by Nelly Munyasia
Reproductive Health Network Kenya
Networks have proven to be effective in addressing repro- ductive health issues within communities as they bring together like-minded organizations, CBOs, human rights defenders, and individuals who champion for reproduc- tive rights and justice. Often organizations have limited reach to a grassroots level. Although with a coalition it’s possible to scale up and scale down interventions due to shared resources.
Reproductive Health Network Kenya (RHNK) is a network of health professionals in private and public facilities committed to comprehensive sexual and reproductive health and rights, advocacy, and service provision. RHNK’s main strategic goal is to contribute to the reduction of maternal mortality with a focus on its two main causes: postpartum hemorrhage and unsafe abortion. RHNK’s mission is to ensure that health workers are adequately trained and equipped with the skills, knowledge, and equipment to provide essential reproductive health care services, including responding to the needs of the LGBTQ+ community. In Kenya, the state does not recognize relationships between people of the same sex and there is no protection against discrimination based on sexual orientation and gender identity. In our collaborative work, we hold the government accountable to safeguarding Article 43(1 and 2)2 and Article 35 (1)3 in this regard. We use these laws as our anchor to ensure nondiscrimination.
To implement a multi-front strategy requires a deep understanding of advocacy. It requires inclusive representation and the sharing of stories to foster positive change. Often the challenge emerges from a lack of understanding of what a human being is and can be, and the use of more gendered representations which only leave a population behind. Another issue arises when a campaign wants to use a multi-front approach, yet organizations lack the necessary capacity and skills. Often there are issues of misrepresentation leading to stigma.
With the wave of global support for reproductive health justice, conversations have changed and become more inclusive. For instance, the report by United Nations Population Fund 2021, indicates a slow growth of women having more control and power over their own bodies. Yet information from fifty-seven countries shows that only half of adolescent girls and women can make their own decisions about their body autonomy and integrity.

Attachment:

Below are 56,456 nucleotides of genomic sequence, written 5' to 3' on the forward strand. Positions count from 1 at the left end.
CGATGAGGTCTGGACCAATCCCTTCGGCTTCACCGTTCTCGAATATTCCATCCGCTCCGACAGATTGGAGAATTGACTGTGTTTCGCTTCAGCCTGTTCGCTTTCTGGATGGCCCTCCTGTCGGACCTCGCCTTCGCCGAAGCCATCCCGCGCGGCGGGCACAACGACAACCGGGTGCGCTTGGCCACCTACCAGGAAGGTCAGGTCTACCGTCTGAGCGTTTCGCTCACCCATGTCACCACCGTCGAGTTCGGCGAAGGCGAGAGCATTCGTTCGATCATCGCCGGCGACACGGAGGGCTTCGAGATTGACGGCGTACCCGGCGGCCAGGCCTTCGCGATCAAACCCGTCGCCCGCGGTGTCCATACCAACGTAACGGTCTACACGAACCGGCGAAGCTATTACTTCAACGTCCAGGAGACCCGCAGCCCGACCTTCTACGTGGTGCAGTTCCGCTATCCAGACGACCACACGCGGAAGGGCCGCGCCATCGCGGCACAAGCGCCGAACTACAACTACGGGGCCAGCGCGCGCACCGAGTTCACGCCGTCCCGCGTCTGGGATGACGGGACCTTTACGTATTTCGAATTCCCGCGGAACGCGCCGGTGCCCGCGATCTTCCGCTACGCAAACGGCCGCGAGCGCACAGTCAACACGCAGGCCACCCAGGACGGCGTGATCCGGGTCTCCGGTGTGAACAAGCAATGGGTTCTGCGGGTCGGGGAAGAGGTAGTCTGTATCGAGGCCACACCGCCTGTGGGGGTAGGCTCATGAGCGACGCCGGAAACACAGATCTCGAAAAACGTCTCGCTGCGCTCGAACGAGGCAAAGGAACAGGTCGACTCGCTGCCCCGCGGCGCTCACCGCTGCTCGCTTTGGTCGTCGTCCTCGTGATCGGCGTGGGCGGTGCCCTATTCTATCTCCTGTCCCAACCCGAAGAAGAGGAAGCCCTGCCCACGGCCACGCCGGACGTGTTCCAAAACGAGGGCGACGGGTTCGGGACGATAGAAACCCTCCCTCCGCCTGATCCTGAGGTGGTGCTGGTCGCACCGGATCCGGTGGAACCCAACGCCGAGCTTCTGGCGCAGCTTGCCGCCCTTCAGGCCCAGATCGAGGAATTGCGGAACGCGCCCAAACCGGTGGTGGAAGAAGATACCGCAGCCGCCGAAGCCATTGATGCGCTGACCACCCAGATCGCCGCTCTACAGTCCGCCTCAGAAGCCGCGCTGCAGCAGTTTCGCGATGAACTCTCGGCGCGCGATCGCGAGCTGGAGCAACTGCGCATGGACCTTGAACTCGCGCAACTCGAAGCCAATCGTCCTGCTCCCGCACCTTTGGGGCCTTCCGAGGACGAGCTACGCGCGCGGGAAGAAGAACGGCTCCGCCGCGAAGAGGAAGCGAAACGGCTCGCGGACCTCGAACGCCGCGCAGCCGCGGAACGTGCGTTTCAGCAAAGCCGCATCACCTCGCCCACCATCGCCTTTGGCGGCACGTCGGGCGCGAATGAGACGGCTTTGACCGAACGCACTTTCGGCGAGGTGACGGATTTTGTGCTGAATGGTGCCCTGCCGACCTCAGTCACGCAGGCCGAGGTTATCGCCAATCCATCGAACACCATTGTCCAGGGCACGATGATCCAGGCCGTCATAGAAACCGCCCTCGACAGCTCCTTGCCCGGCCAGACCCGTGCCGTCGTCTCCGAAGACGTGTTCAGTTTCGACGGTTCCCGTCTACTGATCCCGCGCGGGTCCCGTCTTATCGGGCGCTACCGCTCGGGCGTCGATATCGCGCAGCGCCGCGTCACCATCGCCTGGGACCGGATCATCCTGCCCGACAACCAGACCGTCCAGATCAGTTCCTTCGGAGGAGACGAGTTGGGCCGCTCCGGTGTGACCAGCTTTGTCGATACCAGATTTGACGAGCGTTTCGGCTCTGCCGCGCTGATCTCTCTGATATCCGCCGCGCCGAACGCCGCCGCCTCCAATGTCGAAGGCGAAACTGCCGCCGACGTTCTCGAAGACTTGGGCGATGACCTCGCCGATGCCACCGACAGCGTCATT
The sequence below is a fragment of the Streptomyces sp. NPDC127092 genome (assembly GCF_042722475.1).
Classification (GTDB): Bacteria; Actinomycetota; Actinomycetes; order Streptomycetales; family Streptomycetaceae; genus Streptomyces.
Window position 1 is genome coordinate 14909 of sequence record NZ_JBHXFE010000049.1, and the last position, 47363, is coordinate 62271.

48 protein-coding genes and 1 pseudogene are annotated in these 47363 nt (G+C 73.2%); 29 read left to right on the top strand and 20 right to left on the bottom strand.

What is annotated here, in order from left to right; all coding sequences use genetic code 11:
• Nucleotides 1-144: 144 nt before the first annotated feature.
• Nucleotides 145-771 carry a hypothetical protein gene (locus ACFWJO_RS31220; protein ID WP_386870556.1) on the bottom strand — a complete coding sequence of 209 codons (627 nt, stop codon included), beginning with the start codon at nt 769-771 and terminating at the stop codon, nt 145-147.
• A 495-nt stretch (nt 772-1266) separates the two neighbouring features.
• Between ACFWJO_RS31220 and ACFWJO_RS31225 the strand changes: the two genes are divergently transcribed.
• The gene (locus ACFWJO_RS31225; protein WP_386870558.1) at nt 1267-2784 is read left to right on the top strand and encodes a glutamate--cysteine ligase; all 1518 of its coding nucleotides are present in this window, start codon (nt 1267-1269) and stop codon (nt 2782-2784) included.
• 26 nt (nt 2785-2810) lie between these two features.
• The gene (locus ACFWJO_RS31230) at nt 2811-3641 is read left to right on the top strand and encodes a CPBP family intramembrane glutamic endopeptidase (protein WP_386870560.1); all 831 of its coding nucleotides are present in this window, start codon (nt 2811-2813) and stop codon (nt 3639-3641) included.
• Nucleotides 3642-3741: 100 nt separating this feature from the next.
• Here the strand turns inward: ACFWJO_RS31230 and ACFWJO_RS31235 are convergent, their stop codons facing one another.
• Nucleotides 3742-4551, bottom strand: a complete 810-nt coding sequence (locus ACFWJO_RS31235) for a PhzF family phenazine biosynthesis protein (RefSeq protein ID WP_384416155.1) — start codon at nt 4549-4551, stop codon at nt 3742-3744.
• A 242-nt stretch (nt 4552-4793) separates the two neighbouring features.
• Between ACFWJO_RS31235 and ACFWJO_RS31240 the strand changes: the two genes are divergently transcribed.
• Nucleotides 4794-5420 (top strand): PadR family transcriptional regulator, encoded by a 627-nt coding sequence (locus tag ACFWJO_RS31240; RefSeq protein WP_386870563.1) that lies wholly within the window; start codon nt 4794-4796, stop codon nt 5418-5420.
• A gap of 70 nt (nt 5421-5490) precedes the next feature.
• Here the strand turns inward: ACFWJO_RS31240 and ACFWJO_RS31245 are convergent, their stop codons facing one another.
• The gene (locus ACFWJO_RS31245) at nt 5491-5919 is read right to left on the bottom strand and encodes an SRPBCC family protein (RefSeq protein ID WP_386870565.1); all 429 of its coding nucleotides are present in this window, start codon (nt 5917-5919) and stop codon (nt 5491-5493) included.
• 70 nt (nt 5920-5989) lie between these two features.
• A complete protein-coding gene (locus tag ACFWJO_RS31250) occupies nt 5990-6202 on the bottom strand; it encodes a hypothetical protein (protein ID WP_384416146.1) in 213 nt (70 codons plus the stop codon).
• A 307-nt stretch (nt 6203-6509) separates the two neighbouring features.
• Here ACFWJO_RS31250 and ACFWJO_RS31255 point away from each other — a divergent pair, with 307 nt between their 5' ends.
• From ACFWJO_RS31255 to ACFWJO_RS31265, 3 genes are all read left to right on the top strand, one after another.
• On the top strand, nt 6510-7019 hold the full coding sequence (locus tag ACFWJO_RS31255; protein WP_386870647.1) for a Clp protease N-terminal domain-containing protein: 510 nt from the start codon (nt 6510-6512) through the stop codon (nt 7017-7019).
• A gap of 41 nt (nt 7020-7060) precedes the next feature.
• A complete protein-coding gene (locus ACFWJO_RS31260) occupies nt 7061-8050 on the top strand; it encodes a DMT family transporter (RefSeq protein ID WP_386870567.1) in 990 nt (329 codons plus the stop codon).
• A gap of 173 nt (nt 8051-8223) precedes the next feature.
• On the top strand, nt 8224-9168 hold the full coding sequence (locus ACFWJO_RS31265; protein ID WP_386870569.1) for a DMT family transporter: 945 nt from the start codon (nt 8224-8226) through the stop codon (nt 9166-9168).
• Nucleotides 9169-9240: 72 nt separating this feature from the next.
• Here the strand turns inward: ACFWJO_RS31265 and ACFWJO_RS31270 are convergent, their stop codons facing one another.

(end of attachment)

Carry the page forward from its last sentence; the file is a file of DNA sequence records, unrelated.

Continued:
It drops to as low as one in ten in some countries. Kenya is among these countries, where despite having progressive policies on contraception, family planning, and maternal health care, women are still controlled by traditions, laws, and a patriarchal system that denies them self-determination on matters of their own reproductive health and rights. No explicit data is available, although a study by the Ministry of Health in 2021 reports that due to coercion, abuse, and stigma, Kenya loses seven women a day due to unsafe abortions. Strikingly, more women can make decisions around contraceptive use, which could be seen as offering benefits to men.
That said, RHNK has been able to empower women and girls to stand up and speak about their reproductive health issues as well as LGBTQ+ people to boldly tell their stories in their own words; they have also engaged opinion leaders in their communities to share reproductive justice information. The language has also changed to become more embracing and sensitive. This has been possible through capacity building training that offers knowledge and skills in effective communication. To challenge the existing norms is essential in ensuring every individual their human rights, based on the development of inclusive policies and necessary changes to restrictive laws. Furthermore, if we can better advance with more open family structures and creative, positive environments coexisting without stigma, violence, and discrimination, there is possibility for freedom.
by Michalina Augusiak, Julia Minasiewicz, Ida Slezak and KarolinaWieckiewicz